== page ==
“In future, having a robust supply chain within the UK will allow more control over farm to patient processes as well as employment and investment opportunities. PLEA will continue to work with the industry to ensure standards are patient-centred and that concerns are heard.”

Dispensary Green, which is run by Lyphe Group, told Cannabis Health that the welfare of patients is its “priority”, with staff working “around the clock” to contact anyone who has received these medications and provide the appropriate support. 

The company said in a statement: “Since we were made aware of a few patients spotting possible defects in medication from two batches of NOIDECS T20:C4, we have been working closely with our warehouse partner and MHRA to put a precautionary product recall (patients can choose whether they would like to return affected product) into place swiftly. 

“The manufacturer, Bol Pharma, and the MHRA continue to investigate these two batches and we expect to hear the results in the coming weeks.

“Our team at Dispensary Green pharmacy are working around the clock to call all patients that have received medicine from these two batches and can provide support as needed.

“We are requesting that all patients discontinue use if they have medicine from these two batches, and return all packs in their possession. This includes unopened packs and opened packs.

“There is minimal risk for any patients that have taken the affected medical cannabis products, highlighted by the ‘precautionary’ recall from the MHRA. Our priority at Dispensary Green has always been the welfare of our patients and we shall continue to act transparently and closely with patients to resolve this matter.”

It also warned that some activists were using the incident as an opportunity to “push an agenda” which promotes illicit cannabis use.

“It is deeply concerning that some grow-your-own activists are using this event as an opportunity to degrade the hard-work of the medical cannabis community and push an agenda focused on the illegal consumption of product sourced from clandestine black market cannabis growers. The legal medical market is priced competitively and built to safeguard patients so we can rid the country of black market dealers,” the statement continued.

“As always, it’s important to ensure that medical cannabis is stored correctly by patients. For natural flower products the direction is for pouches not to be opened until consumed, and then kept in the sealed pouch and stored away from light at room temperature.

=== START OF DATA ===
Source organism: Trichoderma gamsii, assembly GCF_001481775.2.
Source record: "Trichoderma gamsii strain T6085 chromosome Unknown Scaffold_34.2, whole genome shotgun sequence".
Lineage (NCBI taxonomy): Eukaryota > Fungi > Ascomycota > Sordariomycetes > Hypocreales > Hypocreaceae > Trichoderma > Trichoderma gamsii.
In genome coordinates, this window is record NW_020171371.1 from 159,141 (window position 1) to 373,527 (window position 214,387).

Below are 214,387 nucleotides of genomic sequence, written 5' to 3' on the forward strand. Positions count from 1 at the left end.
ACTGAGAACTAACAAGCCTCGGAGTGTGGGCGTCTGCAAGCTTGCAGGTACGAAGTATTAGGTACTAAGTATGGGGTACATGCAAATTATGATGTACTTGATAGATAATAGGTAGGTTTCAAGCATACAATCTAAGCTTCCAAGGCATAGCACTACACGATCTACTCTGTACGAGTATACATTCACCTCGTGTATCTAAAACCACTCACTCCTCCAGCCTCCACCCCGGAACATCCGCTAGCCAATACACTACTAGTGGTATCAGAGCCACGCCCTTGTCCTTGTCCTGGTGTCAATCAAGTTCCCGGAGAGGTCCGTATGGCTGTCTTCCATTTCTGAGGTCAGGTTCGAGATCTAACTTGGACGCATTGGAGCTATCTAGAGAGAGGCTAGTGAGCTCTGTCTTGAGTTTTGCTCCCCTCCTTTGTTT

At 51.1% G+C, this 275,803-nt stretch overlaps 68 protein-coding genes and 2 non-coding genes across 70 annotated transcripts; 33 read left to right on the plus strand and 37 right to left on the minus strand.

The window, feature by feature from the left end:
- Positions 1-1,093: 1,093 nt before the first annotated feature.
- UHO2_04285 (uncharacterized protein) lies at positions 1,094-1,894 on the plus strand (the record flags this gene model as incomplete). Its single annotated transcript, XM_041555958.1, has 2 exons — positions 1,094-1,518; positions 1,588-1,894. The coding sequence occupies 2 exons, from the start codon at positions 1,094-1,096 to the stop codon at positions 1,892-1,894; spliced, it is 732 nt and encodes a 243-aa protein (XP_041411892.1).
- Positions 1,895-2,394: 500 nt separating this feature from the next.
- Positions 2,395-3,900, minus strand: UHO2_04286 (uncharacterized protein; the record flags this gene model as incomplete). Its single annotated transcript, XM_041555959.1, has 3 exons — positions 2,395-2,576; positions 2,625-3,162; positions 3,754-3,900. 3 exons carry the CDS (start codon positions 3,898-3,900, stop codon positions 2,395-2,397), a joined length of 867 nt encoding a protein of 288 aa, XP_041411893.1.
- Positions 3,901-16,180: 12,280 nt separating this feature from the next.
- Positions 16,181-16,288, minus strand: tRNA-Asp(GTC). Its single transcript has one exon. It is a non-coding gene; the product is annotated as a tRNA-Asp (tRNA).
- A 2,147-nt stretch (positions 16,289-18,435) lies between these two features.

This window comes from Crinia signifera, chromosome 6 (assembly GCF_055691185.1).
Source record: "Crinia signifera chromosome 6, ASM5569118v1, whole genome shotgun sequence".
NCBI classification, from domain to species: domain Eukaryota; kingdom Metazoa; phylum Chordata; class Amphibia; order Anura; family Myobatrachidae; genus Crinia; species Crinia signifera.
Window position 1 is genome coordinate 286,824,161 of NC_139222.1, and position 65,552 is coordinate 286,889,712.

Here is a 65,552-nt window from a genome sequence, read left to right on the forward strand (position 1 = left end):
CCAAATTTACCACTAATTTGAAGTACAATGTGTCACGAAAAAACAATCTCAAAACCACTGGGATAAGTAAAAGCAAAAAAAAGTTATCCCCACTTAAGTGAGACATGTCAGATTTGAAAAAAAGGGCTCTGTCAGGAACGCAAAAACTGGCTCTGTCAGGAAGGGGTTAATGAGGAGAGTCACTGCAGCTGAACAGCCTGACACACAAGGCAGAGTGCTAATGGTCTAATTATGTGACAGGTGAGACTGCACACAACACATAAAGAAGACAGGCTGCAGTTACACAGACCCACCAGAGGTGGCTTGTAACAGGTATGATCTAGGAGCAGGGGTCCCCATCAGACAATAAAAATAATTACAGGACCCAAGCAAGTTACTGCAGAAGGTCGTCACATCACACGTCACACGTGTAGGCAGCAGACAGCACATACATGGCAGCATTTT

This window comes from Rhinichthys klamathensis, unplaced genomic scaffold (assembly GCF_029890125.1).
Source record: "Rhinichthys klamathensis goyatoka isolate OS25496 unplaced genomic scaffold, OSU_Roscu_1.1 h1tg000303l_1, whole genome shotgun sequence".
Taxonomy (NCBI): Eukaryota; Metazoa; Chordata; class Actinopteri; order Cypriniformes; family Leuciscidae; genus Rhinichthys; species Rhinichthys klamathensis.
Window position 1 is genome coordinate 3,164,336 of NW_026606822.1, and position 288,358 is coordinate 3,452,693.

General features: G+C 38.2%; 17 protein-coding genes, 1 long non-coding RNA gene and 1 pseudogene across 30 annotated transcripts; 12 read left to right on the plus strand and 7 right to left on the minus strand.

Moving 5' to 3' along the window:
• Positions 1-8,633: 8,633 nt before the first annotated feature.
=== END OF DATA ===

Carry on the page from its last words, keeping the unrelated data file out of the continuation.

The manufacturer, Bol Pharma, which is based in Israel, commented: “The issue in subject is under thorough investigation by us, throughout all required quality assurance and processes.

“Being one of the country’s leading medical cannabis companies, BOL Pharma is committed to its patients and to provide the highest manufacturing standards under the strictest regulatory and manufacturing environments, hence following the strictest protocols, particularly when patients and quality complaints are involved.

 “Samples from the batches in discussion are being examined. A process that normally takes up-to 10 working days. The results and conclusions are then submitted to our importer and distributors in the UK.”

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Sarah Sinclair is a respected cannabis journalist writing on subjects related to science, medicine, research, health and wellness. She is managing editor of Cannabis Health, the UK’s leading title covering medical cannabis and CBD, and sister titles, Cannabis Wealth and Psychedelic Health. Sarah has an NCTJ journalism qualification and an MA in Journalism from the University of Sunderland. Sarah has over six years experience working on newspapers, magazines and digital-first titles, the last two of which have been in the cannabis sector. She has also completed training through the Medical Cannabis Clinicians Society securing a certificate in Medical Cannabis Explained. She is a member of PLEA’s (Patient-Led Engagement for Access) advisory board, has hosted several webinars on cannabis and women's health and has moderated at industry events such as Cannabis Europa. Sarah Sinclair is the editor of Cannabis Health. Got a story? Email / Follow us on Twitter: @CannabisHNews / Instagram: @cannabishealthmag